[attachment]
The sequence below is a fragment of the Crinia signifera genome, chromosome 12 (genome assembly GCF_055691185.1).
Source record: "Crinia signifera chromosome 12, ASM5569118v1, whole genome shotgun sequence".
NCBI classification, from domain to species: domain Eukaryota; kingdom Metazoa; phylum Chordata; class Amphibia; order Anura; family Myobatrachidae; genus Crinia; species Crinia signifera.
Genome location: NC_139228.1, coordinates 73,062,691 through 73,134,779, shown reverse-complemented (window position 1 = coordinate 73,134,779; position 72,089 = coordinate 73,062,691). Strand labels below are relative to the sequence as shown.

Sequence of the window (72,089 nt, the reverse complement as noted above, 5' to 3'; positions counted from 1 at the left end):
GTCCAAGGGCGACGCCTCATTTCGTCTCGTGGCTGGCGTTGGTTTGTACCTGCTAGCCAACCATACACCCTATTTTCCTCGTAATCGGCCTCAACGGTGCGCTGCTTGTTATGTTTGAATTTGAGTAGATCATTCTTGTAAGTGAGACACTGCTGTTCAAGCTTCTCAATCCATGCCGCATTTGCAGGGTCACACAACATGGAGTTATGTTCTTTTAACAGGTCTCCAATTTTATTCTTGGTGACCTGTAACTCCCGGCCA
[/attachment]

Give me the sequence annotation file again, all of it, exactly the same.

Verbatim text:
The sequence below is a fragment of the Crinia signifera genome, chromosome 12 (genome assembly GCF_055691185.1).
Source record: "Crinia signifera chromosome 12, ASM5569118v1, whole genome shotgun sequence".
NCBI classification, from domain to species: domain Eukaryota; kingdom Metazoa; phylum Chordata; class Amphibia; order Anura; family Myobatrachidae; genus Crinia; species Crinia signifera.
Genome location: NC_139228.1, coordinates 73,062,691 through 73,134,779, shown reverse-complemented (window position 1 = coordinate 73,134,779; position 72,089 = coordinate 73,062,691). Strand labels below are relative to the sequence as shown.

Sequence of the window (72,089 nt, the reverse complement as noted above, 5' to 3'; positions counted from 1 at the left end):
GTCCAAGGGCGACGCCTCATTTCGTCTCGTGGCTGGCGTTGGTTTGTACCTGCTAGCCAACCATACACCCTATTTTCCTCGTAATCGGCCTCAACGGTGCGCTGCTTGTTATGTTTGAATTTGAGTAGATCATTCTTGTAAGTGAGACACTGCTGTTCAAGCTTCTCAATCCATGCCGCATTTGCAGGGTCACACAACATGGAGTTATGTTCTTTTAACAGGTCTCCAATTTTATTCTTGGTGACCTGTAACTCCCGGCCA